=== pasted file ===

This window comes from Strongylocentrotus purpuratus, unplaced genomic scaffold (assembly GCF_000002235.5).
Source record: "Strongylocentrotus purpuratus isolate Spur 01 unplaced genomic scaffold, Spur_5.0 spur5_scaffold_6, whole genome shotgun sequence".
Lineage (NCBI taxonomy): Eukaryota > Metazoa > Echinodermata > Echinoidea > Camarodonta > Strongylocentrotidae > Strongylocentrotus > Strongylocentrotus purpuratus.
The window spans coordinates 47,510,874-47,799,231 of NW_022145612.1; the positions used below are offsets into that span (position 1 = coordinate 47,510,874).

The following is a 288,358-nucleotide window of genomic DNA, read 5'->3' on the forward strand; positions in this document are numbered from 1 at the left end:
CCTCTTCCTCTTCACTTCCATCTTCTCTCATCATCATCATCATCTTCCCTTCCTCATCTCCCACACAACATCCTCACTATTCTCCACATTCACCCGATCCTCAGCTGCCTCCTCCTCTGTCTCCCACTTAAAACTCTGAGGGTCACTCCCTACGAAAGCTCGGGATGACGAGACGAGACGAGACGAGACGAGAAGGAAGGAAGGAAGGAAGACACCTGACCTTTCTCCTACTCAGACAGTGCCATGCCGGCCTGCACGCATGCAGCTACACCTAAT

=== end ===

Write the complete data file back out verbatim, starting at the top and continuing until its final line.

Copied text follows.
This window comes from Strongylocentrotus purpuratus, unplaced genomic scaffold (assembly GCF_000002235.5).
Source record: "Strongylocentrotus purpuratus isolate Spur 01 unplaced genomic scaffold, Spur_5.0 spur5_scaffold_6, whole genome shotgun sequence".
Lineage (NCBI taxonomy): Eukaryota > Metazoa > Echinodermata > Echinoidea > Camarodonta > Strongylocentrotidae > Strongylocentrotus > Strongylocentrotus purpuratus.
The window spans coordinates 47,510,874-47,799,231 of NW_022145612.1; the positions used below are offsets into that span (position 1 = coordinate 47,510,874).

The following is a 288,358-nucleotide window of genomic DNA, read 5'->3' on the forward strand; positions in this document are numbered from 1 at the left end:
CCTCTTCCTCTTCACTTCCATCTTCTCTCATCATCATCATCATCTTCCCTTCCTCATCTCCCACACAACATCCTCACTATTCTCCACATTCACCCGATCCTCAGCTGCCTCCTCCTCTGTCTCCCACTTAAAACTCTGAGGGTCACTCCCTACGAAAGCTCGGGATGACGAGACGAGACGAGACGAGACGAGAAGGAAGGAAGGAAGGAAGACACCTGACCTTTCTCCTACTCAGACAGTGCCATGCCGGCCTGCACGCATGCAGCTACACCTAAT